Not sure I agree here. Is it not true that if one of the centralized collaterals collapses to zero because of a single point of failure when not wrapped in a basket MKR will be diluted? I.e. not the same diversification advantage as a basket could have prevented MKR dilution?

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Not sure I agree here. Is it not true that if one of the centralized collaterals collapses to zero because of a single point of failure when not wrapped in a basket MKR will be diluted? I.e. not the same diversification advantage as a basket could have prevented MKR dilution?

As long as the stability fee is set correctly to match the expected loss over time, and the portfolio as a whole is sufficiently diversified, the net effect on MKR will still be deflationary. I know it’s scary to imagine putting your trust in risk models, but being able to do so is the fundamental premise on which not only Maker rests, but society in general due to the role of finance in capitalism.

Now if your concern is that you’re worried about Maker imploding in the short run, before it can feasibly reach strong diversification, the thing to keep in mind is that the alternative to expanding the collateral portfolio as much as possible is to keep completely reliant on ETH, which isn’t really any better. Most people in the ecosystem tend to underestimate the inherent risk of ETH because it seems so old and so permanent when counting in blockchain ecosystem time. But the truth is that ETH has a similar and very real risk of sudden total collapse when compared to centralized stablecoins. While the network itself is decentralized, it has significant reliance on just a few centralized exchanges for its market value, most of which - unlike a centralized stablecoin - aren’t regulated or overseen in any manner whatsoever.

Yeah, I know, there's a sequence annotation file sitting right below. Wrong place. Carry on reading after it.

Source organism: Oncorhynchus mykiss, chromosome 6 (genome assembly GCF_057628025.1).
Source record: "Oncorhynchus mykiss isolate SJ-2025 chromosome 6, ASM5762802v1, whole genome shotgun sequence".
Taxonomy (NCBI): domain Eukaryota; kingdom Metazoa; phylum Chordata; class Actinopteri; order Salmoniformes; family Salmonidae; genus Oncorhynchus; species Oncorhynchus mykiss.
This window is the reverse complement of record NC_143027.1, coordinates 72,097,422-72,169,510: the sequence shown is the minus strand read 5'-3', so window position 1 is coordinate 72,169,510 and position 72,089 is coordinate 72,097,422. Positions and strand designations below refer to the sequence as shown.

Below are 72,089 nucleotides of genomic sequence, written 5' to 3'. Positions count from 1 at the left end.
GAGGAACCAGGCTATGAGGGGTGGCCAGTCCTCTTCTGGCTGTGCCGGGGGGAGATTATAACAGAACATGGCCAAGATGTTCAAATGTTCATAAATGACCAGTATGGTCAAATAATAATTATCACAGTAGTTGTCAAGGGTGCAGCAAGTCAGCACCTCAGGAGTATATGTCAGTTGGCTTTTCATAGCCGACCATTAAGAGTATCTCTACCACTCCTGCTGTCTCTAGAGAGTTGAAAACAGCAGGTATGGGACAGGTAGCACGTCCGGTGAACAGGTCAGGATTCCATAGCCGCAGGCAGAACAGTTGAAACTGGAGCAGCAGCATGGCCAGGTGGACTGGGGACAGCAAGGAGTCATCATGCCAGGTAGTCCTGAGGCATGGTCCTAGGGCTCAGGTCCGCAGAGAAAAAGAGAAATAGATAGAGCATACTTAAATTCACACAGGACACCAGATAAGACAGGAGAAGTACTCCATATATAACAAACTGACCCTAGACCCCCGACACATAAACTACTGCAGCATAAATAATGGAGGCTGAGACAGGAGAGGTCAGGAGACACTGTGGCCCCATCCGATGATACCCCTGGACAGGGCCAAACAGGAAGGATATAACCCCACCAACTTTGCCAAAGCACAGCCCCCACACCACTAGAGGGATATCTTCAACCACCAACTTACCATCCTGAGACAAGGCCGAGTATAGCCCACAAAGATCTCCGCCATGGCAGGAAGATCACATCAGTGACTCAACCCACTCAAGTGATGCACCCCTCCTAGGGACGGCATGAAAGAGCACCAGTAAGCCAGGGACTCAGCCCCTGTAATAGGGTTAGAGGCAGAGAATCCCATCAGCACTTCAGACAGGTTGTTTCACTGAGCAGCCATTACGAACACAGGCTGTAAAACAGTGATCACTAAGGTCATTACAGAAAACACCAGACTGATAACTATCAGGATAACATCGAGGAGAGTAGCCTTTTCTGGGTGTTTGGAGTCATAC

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True. Makes sense. I think my counter argument to that would be that isn’t it more difficult to quantify the risk of a centralized coin compared to a more trust less system then? I might be wrong on that though.

But still it seems to me like there is a path to somewhat mitigating the risk of trusting centralized collaterals by using a basket? So still not convinced that this is not a path worth taking at least long term (even though it gives less flexibility in regards to setting risk parameters).

I am not really considering the short run. Long term however I would be worried about MKR taking a significant hit (because of MKR dilution) in a scenario where a centralized collateral goes to zero. If the LR is set to 100.5% and the collateral goes to zero does it not mean that at least in theory close to 100% of this collateral would need to be covered by MKR dilution? Agree that such a loss could be covered by a correctly set SF long term. But short term this would imo likely be a very volatile event which would be very nice to avoid :slight_smile:

Congrats on becoming a dad by the way :champagne:

Is the following attack possible?

  1. Own $x in regulated stablecoin.
  2. Mint Dai using a CDP at 100.5%(!) ratio.
  3. Trade the minted Dai for more of that stablecoin.
  4. Trade that stablecoin around some.
  5. Lock that stablecoin into the same CDP.
  6. Repeat 2-5 as desired (or until you reach a debt ceiling.)
  7. Short MKR with other funds.